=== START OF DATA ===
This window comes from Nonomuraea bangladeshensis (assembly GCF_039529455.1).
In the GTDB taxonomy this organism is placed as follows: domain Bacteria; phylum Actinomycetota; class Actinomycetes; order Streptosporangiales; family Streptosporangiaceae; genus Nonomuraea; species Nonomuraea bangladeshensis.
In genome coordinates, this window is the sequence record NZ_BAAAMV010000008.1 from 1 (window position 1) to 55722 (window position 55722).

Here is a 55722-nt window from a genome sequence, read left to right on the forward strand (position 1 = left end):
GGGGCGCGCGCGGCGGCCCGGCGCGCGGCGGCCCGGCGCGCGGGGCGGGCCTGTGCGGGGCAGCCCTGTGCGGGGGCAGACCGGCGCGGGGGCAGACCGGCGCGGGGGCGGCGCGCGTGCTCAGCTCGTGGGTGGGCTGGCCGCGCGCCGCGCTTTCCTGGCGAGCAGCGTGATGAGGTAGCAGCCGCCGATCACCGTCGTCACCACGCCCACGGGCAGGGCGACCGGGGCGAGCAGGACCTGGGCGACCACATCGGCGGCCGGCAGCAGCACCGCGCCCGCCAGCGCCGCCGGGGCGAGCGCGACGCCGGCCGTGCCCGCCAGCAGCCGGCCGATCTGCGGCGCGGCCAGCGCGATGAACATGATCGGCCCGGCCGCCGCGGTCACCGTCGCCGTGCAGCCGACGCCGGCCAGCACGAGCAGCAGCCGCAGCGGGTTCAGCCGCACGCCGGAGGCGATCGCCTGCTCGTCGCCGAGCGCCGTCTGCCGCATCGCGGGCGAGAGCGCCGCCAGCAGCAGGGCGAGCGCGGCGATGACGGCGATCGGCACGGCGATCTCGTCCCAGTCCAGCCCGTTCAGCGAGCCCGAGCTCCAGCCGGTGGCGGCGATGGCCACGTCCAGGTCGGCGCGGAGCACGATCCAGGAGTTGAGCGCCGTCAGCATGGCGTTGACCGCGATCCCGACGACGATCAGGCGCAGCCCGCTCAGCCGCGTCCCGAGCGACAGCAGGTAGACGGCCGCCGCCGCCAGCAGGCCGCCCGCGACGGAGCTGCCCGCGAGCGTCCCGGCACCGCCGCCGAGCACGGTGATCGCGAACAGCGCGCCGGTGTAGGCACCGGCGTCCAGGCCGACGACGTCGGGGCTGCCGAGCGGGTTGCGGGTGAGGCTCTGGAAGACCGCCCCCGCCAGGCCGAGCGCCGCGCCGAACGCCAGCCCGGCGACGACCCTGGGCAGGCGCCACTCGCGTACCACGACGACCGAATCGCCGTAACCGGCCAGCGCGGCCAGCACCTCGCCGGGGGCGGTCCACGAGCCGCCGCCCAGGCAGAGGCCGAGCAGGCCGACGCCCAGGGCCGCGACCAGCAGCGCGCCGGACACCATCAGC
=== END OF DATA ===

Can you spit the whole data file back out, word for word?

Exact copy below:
This window comes from Nonomuraea bangladeshensis (assembly GCF_039529455.1).
In the GTDB taxonomy this organism is placed as follows: domain Bacteria; phylum Actinomycetota; class Actinomycetes; order Streptosporangiales; family Streptosporangiaceae; genus Nonomuraea; species Nonomuraea bangladeshensis.
In genome coordinates, this window is the sequence record NZ_BAAAMV010000008.1 from 1 (window position 1) to 55722 (window position 55722).

Here is a 55722-nt window from a genome sequence, read left to right on the forward strand (position 1 = left end):
GGGGCGCGCGCGGCGGCCCGGCGCGCGGCGGCCCGGCGCGCGGGGCGGGCCTGTGCGGGGCAGCCCTGTGCGGGGGCAGACCGGCGCGGGGGCAGACCGGCGCGGGGGCGGCGCGCGTGCTCAGCTCGTGGGTGGGCTGGCCGCGCGCCGCGCTTTCCTGGCGAGCAGCGTGATGAGGTAGCAGCCGCCGATCACCGTCGTCACCACGCCCACGGGCAGGGCGACCGGGGCGAGCAGGACCTGGGCGACCACATCGGCGGCCGGCAGCAGCACCGCGCCCGCCAGCGCCGCCGGGGCGAGCGCGACGCCGGCCGTGCCCGCCAGCAGCCGGCCGATCTGCGGCGCGGCCAGCGCGATGAACATGATCGGCCCGGCCGCCGCGGTCACCGTCGCCGTGCAGCCGACGCCGGCCAGCACGAGCAGCAGCCGCAGCGGGTTCAGCCGCACGCCGGAGGCGATCGCCTGCTCGTCGCCGAGCGCCGTCTGCCGCATCGCGGGCGAGAGCGCCGCCAGCAGCAGGGCGAGCGCGGCGATGACGGCGATCGGCACGGCGATCTCGTCCCAGTCCAGCCCGTTCAGCGAGCCCGAGCTCCAGCCGGTGGCGGCGATGGCCACGTCCAGGTCGGCGCGGAGCACGATCCAGGAGTTGAGCGCCGTCAGCATGGCGTTGACCGCGATCCCGACGACGATCAGGCGCAGCCCGCTCAGCCGCGTCCCGAGCGACAGCAGGTAGACGGCCGCCGCCGCCAGCAGGCCGCCCGCGACGGAGCTGCCCGCGAGCGTCCCGGCACCGCCGCCGAGCACGGTGATCGCGAACAGCGCGCCGGTGTAGGCACCGGCGTCCAGGCCGACGACGTCGGGGCTGCCGAGCGGGTTGCGGGTGAGGCTCTGGAAGACCGCCCCCGCCAGGCCGAGCGCCGCGCCGAACGCCAGCCCGGCGACGACCCTGGGCAGGCGCCACTCGCGTACCACGACGACCGAATCGCCGTAACCGGCCAGCGCGGCCAGCACCTCGCCGGGGGCGGTCCACGAGCCGCCGCCCAGGCAGAGGCCGAGCAGGCCGACGCCCAGGGCCGCGACCAGCAGCGCGCCGGACACCATCAGC